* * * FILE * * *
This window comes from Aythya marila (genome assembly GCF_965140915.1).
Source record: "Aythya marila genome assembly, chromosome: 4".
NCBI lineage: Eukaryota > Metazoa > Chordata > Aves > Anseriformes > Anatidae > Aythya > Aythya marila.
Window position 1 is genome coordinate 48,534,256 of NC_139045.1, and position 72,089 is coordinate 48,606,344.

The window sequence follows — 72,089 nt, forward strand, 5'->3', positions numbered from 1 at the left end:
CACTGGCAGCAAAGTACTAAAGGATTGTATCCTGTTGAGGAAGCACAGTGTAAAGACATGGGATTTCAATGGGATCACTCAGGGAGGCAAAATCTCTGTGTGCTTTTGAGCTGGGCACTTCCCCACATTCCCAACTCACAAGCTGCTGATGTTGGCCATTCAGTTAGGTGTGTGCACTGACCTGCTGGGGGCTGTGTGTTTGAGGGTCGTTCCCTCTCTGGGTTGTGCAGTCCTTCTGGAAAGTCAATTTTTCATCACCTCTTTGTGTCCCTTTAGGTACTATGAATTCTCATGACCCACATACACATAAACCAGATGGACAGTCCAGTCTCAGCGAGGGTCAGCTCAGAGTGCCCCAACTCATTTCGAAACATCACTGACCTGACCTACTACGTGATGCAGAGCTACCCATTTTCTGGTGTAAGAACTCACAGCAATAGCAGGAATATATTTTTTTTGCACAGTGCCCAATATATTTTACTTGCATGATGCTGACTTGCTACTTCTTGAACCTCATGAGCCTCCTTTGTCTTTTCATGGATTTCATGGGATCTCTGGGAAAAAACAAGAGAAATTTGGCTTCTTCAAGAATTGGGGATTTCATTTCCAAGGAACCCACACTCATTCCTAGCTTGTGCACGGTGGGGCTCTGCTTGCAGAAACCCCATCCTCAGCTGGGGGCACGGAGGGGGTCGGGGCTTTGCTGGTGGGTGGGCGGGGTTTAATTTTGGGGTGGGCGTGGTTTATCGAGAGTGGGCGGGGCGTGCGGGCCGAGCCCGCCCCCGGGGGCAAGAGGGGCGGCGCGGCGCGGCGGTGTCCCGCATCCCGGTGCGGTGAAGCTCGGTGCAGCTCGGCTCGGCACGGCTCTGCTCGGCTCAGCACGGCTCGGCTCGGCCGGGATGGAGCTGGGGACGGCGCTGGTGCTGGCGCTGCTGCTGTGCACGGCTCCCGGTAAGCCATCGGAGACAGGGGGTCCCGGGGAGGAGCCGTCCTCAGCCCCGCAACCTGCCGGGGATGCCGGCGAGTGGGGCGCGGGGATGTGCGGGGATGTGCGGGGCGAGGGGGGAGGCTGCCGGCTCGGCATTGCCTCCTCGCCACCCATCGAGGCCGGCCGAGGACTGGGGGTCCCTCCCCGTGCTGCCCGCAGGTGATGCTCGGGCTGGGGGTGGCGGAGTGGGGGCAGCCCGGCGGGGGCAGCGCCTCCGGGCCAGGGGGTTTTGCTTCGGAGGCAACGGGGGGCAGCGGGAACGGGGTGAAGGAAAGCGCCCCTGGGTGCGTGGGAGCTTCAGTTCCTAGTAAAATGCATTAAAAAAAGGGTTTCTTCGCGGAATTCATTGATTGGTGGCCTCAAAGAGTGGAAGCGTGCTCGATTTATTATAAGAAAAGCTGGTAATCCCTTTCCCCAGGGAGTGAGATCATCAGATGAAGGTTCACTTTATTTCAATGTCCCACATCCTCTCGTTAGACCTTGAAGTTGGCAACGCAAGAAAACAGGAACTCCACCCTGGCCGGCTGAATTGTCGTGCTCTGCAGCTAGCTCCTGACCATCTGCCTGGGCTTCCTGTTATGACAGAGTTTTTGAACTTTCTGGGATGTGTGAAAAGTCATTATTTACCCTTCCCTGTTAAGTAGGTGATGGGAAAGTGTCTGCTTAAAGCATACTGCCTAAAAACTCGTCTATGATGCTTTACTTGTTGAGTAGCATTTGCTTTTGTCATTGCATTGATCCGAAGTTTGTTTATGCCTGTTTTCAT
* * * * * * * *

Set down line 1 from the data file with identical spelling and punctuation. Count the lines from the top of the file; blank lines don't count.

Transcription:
This window comes from Aythya marila (genome assembly GCF_965140915.1).